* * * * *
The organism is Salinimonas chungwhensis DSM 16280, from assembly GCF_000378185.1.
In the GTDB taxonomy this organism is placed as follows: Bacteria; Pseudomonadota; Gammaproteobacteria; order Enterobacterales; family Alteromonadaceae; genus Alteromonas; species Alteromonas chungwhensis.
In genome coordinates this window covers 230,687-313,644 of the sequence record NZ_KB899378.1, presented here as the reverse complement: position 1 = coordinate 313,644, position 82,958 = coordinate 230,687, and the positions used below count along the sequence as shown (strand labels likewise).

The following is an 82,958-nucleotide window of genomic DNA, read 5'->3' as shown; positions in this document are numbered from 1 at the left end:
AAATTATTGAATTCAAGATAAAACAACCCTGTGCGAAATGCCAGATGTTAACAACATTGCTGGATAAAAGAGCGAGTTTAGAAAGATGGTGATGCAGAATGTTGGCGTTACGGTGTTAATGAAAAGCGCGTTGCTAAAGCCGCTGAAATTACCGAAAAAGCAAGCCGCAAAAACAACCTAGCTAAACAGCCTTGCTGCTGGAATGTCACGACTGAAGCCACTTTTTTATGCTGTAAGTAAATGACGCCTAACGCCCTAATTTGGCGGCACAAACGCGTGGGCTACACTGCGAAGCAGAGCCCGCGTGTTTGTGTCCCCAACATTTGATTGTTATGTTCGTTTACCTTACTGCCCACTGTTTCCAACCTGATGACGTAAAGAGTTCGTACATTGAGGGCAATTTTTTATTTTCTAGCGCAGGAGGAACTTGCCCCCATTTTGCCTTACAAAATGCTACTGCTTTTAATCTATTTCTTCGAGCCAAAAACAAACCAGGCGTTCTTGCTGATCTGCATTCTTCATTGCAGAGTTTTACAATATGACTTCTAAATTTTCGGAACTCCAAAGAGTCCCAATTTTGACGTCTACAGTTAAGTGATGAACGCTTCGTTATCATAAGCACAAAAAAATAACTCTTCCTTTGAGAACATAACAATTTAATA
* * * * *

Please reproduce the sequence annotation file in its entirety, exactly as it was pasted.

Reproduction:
The organism is Salinimonas chungwhensis DSM 16280, from assembly GCF_000378185.1.
In the GTDB taxonomy this organism is placed as follows: Bacteria; Pseudomonadota; Gammaproteobacteria; order Enterobacterales; family Alteromonadaceae; genus Alteromonas; species Alteromonas chungwhensis.
In genome coordinates this window covers 230,687-313,644 of the sequence record NZ_KB899378.1, presented here as the reverse complement: position 1 = coordinate 313,644, position 82,958 = coordinate 230,687, and the positions used below count along the sequence as shown (strand labels likewise).

The following is an 82,958-nucleotide window of genomic DNA, read 5'->3' as shown; positions in this document are numbered from 1 at the left end:
AAATTATTGAATTCAAGATAAAACAACCCTGTGCGAAATGCCAGATGTTAACAACATTGCTGGATAAAAGAGCGAGTTTAGAAAGATGGTGATGCAGAATGTTGGCGTTACGGTGTTAATGAAAAGCGCGTTGCTAAAGCCGCTGAAATTACCGAAAAAGCAAGCCGCAAAAACAACCTAGCTAAACAGCCTTGCTGCTGGAATGTCACGACTGAAGCCACTTTTTTATGCTGTAAGTAAATGACGCCTAACGCCCTAATTTGGCGGCACAAACGCGTGGGCTACACTGCGAAGCAGAGCCCGCGTGTTTGTGTCCCCAACATTTGATTGTTATGTTCGTTTACCTTACTGCCCACTGTTTCCAACCTGATGACGTAAAGAGTTCGTACATTGAGGGCAATTTTTTATTTTCTAGCGCAGGAGGAACTTGCCCCCATTTTGCCTTACAAAATGCTACTGCTTTTAATCTATTTCTTCGAGCCAAAAACAAACCAGGCGTTCTTGCTGATCTGCATTCTTCATTGCAGAGTTTTACAATATGACTTCTAAATTTTCGGAACTCCAAAGAGTCCCAATTTTGACGTCTACAGTTAAGTGATGAACGCTTCGTTATCATAAGCACAAAAAAATAACTCTTCCTTTGAGAACATAACAATTTAATA